Multiple Government Organizations evaluate new situational awareness platform for managing airspace and emergency response units during disaster scenarios
Ottawa, CA: Kongsberg Geospatial Ltd., an Ottawa-based developer of geospatial visualization software, announced today the conclusion of the final trials of a new situational awareness system for emergency airspace management, in a project funded by Defence Research and Development Canada (DRDC).
The trials were conducted at an abandoned airfield near Pembroke, Ontario, with the participation of different groups from Transport Canada, the National Research Council, and the Royal Canadian Mounted Police (RCMP).
The trials included drones being operated by the RCMP, and the County of Renfrew Paramedics, to support several simulated emergency scenarios including a plane crash, a medical emergency, and the protection of a VIP threatened by the approach of a suspicious drone. The trials were conducted with the drones operating beyond visual line-of-sight (BVLOS) at ranges up to 2 km.
The Emergency Operations Airspace Management System (EOAMS) – is a situational awareness display created by Kongsberg Geospatial to provide first responders with a clear picture of the airspace immediately around a disaster scene. The system integrates real-time data from a variety of sensors, including 3D aerial radar, ground-oriented radar, ADS-B (Automatic Dependent Surveillance – Broadcast) sensors, video feeds, and GPS trackers.
By assembling data from all these sources, the EOAMS system allows operators to track and identify a variety of emergency aircraft, and cooperating ground vehicles, while allowing first responders to safely operate UAVs, (Unmanned Aerial Vehicles), in the same airspace.
The EOAMS system can also detect and warn of the intrusion of unidentified, “non-cooperative” UAVs into the airspace. The intrusion of unwanted drones into the skies over disaster scenes is becoming of increasing concern as small consumer camera drones proliferate, since even a small drone colliding with a water bomber or police helicopter could cause a serious accident.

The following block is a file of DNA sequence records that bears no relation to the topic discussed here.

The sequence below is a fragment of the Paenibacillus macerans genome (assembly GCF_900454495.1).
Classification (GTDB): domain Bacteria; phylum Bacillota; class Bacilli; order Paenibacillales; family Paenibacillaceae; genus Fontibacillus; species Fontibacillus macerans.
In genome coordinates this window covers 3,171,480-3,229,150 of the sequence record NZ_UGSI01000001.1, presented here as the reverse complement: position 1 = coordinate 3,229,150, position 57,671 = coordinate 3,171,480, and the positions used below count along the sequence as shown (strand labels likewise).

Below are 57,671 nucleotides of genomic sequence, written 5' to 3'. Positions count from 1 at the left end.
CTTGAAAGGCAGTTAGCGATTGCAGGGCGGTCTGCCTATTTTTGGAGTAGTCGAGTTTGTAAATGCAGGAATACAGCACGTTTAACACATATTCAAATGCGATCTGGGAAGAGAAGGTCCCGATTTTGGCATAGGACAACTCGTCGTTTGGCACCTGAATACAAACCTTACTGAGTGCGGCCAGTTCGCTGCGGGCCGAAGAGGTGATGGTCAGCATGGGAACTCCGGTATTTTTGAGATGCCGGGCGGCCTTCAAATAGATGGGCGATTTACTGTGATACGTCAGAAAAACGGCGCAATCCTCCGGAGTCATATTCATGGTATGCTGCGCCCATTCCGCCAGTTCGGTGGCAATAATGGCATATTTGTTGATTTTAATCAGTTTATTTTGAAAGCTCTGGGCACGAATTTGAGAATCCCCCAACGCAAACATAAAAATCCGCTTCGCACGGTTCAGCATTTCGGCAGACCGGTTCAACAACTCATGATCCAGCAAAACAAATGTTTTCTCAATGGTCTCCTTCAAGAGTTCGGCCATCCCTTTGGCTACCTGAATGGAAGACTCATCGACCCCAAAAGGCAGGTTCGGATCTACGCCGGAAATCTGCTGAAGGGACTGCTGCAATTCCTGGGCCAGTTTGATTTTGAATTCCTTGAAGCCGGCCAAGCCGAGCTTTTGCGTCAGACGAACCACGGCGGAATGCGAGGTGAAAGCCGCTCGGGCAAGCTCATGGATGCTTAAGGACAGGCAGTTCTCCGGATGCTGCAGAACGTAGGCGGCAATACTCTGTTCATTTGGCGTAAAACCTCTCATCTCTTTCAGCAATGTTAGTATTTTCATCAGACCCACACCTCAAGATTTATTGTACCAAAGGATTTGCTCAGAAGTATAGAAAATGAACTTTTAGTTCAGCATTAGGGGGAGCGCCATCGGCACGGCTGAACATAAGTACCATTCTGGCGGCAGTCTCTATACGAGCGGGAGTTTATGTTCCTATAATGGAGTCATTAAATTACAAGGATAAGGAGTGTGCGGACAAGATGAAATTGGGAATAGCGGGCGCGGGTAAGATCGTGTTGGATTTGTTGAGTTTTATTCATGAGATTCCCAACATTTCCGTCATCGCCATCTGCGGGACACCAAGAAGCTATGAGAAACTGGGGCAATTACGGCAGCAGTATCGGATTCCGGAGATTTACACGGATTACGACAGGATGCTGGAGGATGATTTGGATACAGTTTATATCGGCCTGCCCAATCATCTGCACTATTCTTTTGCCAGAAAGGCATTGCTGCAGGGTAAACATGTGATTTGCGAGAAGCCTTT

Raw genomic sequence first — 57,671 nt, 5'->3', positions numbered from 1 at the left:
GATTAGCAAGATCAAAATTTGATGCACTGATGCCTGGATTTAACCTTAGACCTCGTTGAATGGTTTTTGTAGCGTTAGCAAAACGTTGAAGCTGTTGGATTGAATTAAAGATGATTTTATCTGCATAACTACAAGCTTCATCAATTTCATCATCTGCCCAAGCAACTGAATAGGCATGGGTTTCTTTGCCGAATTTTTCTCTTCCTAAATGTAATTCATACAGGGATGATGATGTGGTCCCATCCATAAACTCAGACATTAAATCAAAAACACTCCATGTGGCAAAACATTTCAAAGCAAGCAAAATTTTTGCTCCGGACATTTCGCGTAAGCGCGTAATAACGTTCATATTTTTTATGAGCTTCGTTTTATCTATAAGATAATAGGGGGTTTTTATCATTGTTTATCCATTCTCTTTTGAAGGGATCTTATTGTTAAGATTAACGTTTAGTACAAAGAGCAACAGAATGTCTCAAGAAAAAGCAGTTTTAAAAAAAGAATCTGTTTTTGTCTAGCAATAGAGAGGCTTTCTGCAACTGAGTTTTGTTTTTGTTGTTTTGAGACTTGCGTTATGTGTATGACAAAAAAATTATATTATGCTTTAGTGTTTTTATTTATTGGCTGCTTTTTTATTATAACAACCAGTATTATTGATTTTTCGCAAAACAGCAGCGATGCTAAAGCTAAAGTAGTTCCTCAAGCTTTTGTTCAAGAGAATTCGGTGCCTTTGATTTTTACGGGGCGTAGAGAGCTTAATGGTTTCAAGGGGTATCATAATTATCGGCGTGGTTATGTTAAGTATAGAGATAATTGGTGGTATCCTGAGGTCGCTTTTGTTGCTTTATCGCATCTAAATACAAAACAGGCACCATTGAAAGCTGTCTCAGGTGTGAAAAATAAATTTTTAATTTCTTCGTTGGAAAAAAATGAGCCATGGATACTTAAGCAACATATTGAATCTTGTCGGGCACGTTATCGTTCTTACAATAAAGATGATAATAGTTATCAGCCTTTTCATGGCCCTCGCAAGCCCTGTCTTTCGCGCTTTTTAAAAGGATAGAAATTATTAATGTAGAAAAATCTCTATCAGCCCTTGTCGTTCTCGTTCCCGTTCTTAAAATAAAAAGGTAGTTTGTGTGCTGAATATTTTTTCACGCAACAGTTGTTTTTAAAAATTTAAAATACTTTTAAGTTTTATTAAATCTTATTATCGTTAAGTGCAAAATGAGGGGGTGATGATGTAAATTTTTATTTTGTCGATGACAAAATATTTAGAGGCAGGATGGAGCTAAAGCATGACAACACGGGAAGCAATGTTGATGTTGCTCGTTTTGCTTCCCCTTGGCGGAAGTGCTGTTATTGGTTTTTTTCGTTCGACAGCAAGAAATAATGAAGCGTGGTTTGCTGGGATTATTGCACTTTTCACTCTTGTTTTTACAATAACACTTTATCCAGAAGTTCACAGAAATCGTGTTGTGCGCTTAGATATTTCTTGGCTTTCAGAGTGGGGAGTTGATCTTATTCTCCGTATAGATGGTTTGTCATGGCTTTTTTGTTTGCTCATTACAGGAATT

A light aircraft took part in the exercises in tandem with the drones, and was used to simulate different roles, including that of a water bomber.
The trials were conducted like standard emergency training exercises, and lead by an RCMP Incident Commander. Situational awareness drawn from the EOAMS system was used to help inform the response to each simulated incident. Real-time information about the scene was relayed to participants on standard computer displays, and through a Microsoft HoloLens “mixed reality” visor, that overlays sensor information over reality.
At a few points during the trials, non exercise aircraft overflew the area, and were picked up and displayed. The RCMP and Renfrew Paramedics UAV pilots also flew small consumer-model drones like the DJI Mavic to test the system’s capacity to detect very small drones. The little drones were fitted with additional sensors to help determine the precision of their plots in the EOAMS display.
“We were very pleased with the outcome of these trials,” said Paige Cutland, UAS program director at Kongsberg Geospatial, “The EOAMS system performed exactly to specification in every scenario. More importantly – in debriefs following the exercise, several participants remarked on how easy it was to interpret the information presented in the EOAMS system display, and how useful that information was to manage the first responder actions.”
The outcome of these trials will be used to inform the development of future emergency airspace management systems for use by first responders, police services, and other government agencies in Canada.